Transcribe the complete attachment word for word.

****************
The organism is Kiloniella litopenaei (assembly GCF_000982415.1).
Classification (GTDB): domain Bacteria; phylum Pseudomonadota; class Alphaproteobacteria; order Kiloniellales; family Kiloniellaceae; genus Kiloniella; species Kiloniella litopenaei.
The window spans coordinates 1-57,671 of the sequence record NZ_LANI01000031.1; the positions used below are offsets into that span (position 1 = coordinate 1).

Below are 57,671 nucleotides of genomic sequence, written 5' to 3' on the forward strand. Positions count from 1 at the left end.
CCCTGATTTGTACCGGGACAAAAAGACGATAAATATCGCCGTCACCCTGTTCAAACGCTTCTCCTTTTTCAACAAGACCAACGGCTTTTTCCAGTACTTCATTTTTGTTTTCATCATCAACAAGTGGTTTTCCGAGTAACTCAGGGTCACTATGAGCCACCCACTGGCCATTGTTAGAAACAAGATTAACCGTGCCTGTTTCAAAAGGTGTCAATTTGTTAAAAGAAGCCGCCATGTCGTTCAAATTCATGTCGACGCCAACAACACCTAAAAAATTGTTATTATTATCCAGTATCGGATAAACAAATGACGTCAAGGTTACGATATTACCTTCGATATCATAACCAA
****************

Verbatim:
The organism is Kiloniella litopenaei (assembly GCF_000982415.1).
Classification (GTDB): domain Bacteria; phylum Pseudomonadota; class Alphaproteobacteria; order Kiloniellales; family Kiloniellaceae; genus Kiloniella; species Kiloniella litopenaei.
The window spans coordinates 1-57,671 of the sequence record NZ_LANI01000031.1; the positions used below are offsets into that span (position 1 = coordinate 1).

Below are 57,671 nucleotides of genomic sequence, written 5' to 3' on the forward strand. Positions count from 1 at the left end.
CCCTGATTTGTACCGGGACAAAAAGACGATAAATATCGCCGTCACCCTGTTCAAACGCTTCTCCTTTTTCAACAAGACCAACGGCTTTTTCCAGTACTTCATTTTTGTTTTCATCATCAACAAGTGGTTTTCCGAGTAACTCAGGGTCACTATGAGCCACCCACTGGCCATTGTTAGAAACAAGATTAACCGTGCCTGTTTCAAAAGGTGTCAATTTGTTAAAAGAAGCCGCCATGTCGTTCAAATTCATGTCGACGCCAACAACACCTAAAAAATTGTTATTATTATCCAGTATCGGATAAACAAATGACGTCAAGGTTACGATATTACCTTCGATATCATAACCAA